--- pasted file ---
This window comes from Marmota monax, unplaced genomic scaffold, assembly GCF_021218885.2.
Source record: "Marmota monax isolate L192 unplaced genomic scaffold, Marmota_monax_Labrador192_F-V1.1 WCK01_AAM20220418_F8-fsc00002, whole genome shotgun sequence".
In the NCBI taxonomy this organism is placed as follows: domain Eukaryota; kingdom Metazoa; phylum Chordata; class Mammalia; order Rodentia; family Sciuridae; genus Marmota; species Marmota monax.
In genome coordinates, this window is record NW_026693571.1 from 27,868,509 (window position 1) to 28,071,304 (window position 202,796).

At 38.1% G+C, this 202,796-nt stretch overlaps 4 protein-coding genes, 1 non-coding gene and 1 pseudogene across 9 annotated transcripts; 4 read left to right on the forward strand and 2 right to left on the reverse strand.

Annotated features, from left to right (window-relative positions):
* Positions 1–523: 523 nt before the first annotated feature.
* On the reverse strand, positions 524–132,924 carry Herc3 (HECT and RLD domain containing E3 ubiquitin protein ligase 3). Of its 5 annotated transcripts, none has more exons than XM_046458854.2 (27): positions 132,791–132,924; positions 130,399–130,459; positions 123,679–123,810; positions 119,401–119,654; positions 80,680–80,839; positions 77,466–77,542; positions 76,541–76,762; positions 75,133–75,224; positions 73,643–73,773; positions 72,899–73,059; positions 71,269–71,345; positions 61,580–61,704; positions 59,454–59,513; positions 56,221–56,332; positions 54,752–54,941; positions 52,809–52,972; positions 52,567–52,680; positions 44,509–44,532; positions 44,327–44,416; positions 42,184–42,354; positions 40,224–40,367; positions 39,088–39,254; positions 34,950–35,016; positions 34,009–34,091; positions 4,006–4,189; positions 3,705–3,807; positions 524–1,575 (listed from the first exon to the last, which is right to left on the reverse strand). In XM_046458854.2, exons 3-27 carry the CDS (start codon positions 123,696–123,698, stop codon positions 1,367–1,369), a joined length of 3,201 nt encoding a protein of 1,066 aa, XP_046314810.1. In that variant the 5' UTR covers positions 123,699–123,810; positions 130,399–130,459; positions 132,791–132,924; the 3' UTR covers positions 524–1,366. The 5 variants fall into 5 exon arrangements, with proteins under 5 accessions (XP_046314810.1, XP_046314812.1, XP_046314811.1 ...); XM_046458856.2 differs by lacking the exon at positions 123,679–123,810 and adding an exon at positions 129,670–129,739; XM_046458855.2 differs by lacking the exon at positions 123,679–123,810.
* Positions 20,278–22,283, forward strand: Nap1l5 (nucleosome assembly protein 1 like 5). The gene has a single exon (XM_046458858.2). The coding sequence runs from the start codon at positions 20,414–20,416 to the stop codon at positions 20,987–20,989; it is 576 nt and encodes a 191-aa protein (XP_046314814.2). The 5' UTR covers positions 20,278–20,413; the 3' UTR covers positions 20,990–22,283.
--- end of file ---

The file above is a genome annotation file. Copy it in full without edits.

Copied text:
This window comes from Marmota monax, unplaced genomic scaffold, assembly GCF_021218885.2.
Source record: "Marmota monax isolate L192 unplaced genomic scaffold, Marmota_monax_Labrador192_F-V1.1 WCK01_AAM20220418_F8-fsc00002, whole genome shotgun sequence".
In the NCBI taxonomy this organism is placed as follows: domain Eukaryota; kingdom Metazoa; phylum Chordata; class Mammalia; order Rodentia; family Sciuridae; genus Marmota; species Marmota monax.
In genome coordinates, this window is record NW_026693571.1 from 27,868,509 (window position 1) to 28,071,304 (window position 202,796).

At 38.1% G+C, this 202,796-nt stretch overlaps 4 protein-coding genes, 1 non-coding gene and 1 pseudogene across 9 annotated transcripts; 4 read left to right on the forward strand and 2 right to left on the reverse strand.

Annotated features, from left to right (window-relative positions):
* Positions 1–523: 523 nt before the first annotated feature.
* On the reverse strand, positions 524–132,924 carry Herc3 (HECT and RLD domain containing E3 ubiquitin protein ligase 3). Of its 5 annotated transcripts, none has more exons than XM_046458854.2 (27): positions 132,791–132,924; positions 130,399–130,459; positions 123,679–123,810; positions 119,401–119,654; positions 80,680–80,839; positions 77,466–77,542; positions 76,541–76,762; positions 75,133–75,224; positions 73,643–73,773; positions 72,899–73,059; positions 71,269–71,345; positions 61,580–61,704; positions 59,454–59,513; positions 56,221–56,332; positions 54,752–54,941; positions 52,809–52,972; positions 52,567–52,680; positions 44,509–44,532; positions 44,327–44,416; positions 42,184–42,354; positions 40,224–40,367; positions 39,088–39,254; positions 34,950–35,016; positions 34,009–34,091; positions 4,006–4,189; positions 3,705–3,807; positions 524–1,575 (listed from the first exon to the last, which is right to left on the reverse strand). In XM_046458854.2, exons 3-27 carry the CDS (start codon positions 123,696–123,698, stop codon positions 1,367–1,369), a joined length of 3,201 nt encoding a protein of 1,066 aa, XP_046314810.1. In that variant the 5' UTR covers positions 123,699–123,810; positions 130,399–130,459; positions 132,791–132,924; the 3' UTR covers positions 524–1,366. The 5 variants fall into 5 exon arrangements, with proteins under 5 accessions (XP_046314810.1, XP_046314812.1, XP_046314811.1 ...); XM_046458856.2 differs by lacking the exon at positions 123,679–123,810 and adding an exon at positions 129,670–129,739; XM_046458855.2 differs by lacking the exon at positions 123,679–123,810.
* Positions 20,278–22,283, forward strand: Nap1l5 (nucleosome assembly protein 1 like 5). The gene has a single exon (XM_046458858.2). The coding sequence runs from the start codon at positions 20,414–20,416 to the stop codon at positions 20,987–20,989; it is 576 nt and encodes a 191-aa protein (XP_046314814.2). The 5' UTR covers positions 20,278–20,413; the 3' UTR covers positions 20,990–22,283.